Another reason one might want to avoid grid searches is our inability to appropriately process the results. Performing a 5 dimensional or higher grid searches is sometimes possible on computational clusters, but visualizing and interpreting the resulting data is very hard for humans. This is partly why many supercomputing centers have in-house departments for data visualisation, as it is a very involved task to visualise complex data well.

Now: towards solving our physical inversions!

One big problem in inversion is non-uniqueness: the same result can be obtained from different inputs. The go-to way to combat this is to add extra information of any form to the forward problem. In our bread recipe we could think of adding extra observables to our problem, such as the consistency of the bread, its taste, color, etc. Another option could be to add constraints on the parameters, such as using the minimum amount of ingredients. This is akin to asking the question: given this amount of bread, how much flour and water was *minimally* used to make it?

Diffusion type problems are notorious for their non-uniqueness. Many different subsurface heat conduction distributions might result in the observations (imagine differently inclined volcanic conduits). An often used method of regularisation (not limited to diffusion type studies!) is spatial smoothing. This method requires that among equally likely solutions, the smoothest solutions are favoured, for it is more ‘natural’ to have smoothly varying parameters. Of course, in many geoscientific settings one would definitely expect sharp contrasts. However, in ‘underdetermined’ problems (i.e., you do not have enough observations to constrain a unique solution), we favour Occam’s Razor and say

The simplest solution must be assumed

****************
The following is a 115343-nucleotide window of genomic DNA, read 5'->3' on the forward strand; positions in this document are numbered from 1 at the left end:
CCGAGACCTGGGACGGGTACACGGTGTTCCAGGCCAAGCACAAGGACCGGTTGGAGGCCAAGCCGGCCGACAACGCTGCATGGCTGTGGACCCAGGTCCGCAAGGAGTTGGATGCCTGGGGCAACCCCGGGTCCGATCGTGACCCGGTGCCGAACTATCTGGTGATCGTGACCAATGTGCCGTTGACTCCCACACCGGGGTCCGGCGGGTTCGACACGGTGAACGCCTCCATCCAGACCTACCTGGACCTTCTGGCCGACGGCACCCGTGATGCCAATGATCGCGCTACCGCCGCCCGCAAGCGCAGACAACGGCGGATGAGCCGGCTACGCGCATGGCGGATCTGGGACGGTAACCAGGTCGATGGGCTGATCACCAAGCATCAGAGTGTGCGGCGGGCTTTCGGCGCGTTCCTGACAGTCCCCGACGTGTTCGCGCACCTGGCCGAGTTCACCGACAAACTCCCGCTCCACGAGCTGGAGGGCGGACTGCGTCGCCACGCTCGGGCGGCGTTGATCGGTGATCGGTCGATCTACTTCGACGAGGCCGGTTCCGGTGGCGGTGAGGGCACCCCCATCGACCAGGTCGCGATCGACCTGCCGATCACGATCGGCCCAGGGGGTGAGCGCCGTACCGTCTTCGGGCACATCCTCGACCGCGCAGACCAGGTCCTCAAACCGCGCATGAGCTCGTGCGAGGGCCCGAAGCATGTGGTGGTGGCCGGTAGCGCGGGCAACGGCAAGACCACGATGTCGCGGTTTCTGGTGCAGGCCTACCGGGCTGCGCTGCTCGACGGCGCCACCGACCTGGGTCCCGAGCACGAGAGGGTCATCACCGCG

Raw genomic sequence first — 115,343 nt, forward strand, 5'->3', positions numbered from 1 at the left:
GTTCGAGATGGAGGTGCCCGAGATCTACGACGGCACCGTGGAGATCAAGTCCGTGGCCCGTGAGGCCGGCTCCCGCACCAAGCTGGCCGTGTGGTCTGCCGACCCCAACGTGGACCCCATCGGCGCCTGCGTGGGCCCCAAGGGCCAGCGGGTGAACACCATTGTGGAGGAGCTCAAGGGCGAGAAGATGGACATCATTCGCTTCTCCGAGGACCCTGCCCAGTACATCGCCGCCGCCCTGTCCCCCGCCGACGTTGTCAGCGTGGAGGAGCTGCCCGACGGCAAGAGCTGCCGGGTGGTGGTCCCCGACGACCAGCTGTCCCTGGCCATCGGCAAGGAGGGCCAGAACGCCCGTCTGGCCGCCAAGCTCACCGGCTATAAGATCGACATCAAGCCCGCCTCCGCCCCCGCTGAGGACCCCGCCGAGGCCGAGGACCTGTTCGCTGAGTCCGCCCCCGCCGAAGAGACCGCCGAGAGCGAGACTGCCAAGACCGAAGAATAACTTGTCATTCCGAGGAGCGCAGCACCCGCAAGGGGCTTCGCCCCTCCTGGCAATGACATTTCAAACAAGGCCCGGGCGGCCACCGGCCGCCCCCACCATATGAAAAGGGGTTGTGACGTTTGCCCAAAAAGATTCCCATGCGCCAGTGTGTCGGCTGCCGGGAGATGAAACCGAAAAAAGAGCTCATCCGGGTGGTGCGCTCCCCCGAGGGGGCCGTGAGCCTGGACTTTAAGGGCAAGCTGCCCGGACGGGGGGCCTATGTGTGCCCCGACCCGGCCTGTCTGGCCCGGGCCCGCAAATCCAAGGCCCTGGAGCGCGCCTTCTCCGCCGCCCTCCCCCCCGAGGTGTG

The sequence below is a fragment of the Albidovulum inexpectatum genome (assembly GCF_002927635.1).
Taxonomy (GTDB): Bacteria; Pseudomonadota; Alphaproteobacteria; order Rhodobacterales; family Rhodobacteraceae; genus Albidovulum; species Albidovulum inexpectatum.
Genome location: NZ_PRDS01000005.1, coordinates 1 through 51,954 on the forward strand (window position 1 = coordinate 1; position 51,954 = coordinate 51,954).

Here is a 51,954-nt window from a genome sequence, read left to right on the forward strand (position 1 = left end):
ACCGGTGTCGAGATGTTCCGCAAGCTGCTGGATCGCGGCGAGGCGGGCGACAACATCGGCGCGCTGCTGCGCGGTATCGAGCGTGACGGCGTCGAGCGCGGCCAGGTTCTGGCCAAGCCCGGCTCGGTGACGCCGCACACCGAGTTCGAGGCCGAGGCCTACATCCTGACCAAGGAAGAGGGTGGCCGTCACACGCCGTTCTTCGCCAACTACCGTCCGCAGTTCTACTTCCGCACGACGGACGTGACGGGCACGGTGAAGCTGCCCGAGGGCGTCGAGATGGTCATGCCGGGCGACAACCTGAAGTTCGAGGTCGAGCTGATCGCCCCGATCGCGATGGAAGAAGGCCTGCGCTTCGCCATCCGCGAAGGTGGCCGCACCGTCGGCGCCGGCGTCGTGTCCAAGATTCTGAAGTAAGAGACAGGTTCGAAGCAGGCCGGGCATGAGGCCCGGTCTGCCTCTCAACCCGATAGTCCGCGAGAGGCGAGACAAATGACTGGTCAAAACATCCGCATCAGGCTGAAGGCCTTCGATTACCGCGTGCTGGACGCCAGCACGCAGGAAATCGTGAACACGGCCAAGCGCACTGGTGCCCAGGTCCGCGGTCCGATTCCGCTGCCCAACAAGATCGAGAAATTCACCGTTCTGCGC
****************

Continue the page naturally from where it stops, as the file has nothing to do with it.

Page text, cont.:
When dealing with more parameters than observables (non-uniqueness) in linear models it is interesting to regard the forward problem again. If one would parameterize our volcanic model using 9 parameters for the subsurface and combine that with the 3 measurements at the surface, the result would be an underdetermined inverse problem.

This forward model (the Laplace equation) can be discretised by using, for example, finite differences. The resulting matrix equation would be A**m** = **d**, with A a 3 x 9 matrix, **m** a 9 dimensional vector and **d** a 3 dimensional vector. As one might recall from linear algebra classes, for a matrix to have an inverse, it has to be square. This matrix system is not square, and therefore not invertible!

Aaaaahhh! But don’t panic: there is a solution

By adding either prior information on the parameters, smoothing, or extra datapoints (e.g., taking extra measurements in wells) we can make the 3 x 9 system a perfect 9 x 9 system. By doing this, we condition our system such that it is invertible. However, many times we end up overdetermining our system which could result in a 20 x 9 system, for example. Note that although neither the underdetermined nor the overdetermined systems have an exact matrix inverse, both *do* have pseudo-inverses. For underdetermined systems, I have not found these to be particularly helpful (but some geophysicists do consider them). Overdetermined matrix systems on the other hand have a very interesting pseudo-inverse: the **least squares solution**. Finding the least squares solution in linear problems is the same as minimising the L2 norm! **Here, two views on inversion come together: solving a specific matrix equation is the same as minimising some objective functional** (at least in the linear case). Other concepts from linear algebra play important roles in linear and weakly non-linear inversions. For example, matrix decompositions offer information on how a system is probed with available data, and may provide insights on experimental geophysical survey design to optimise coverage *(see “Theory of Model-Based Geophysical Survey and Experimental Design Part A – Linear Problems” by Andrew Curtis)*.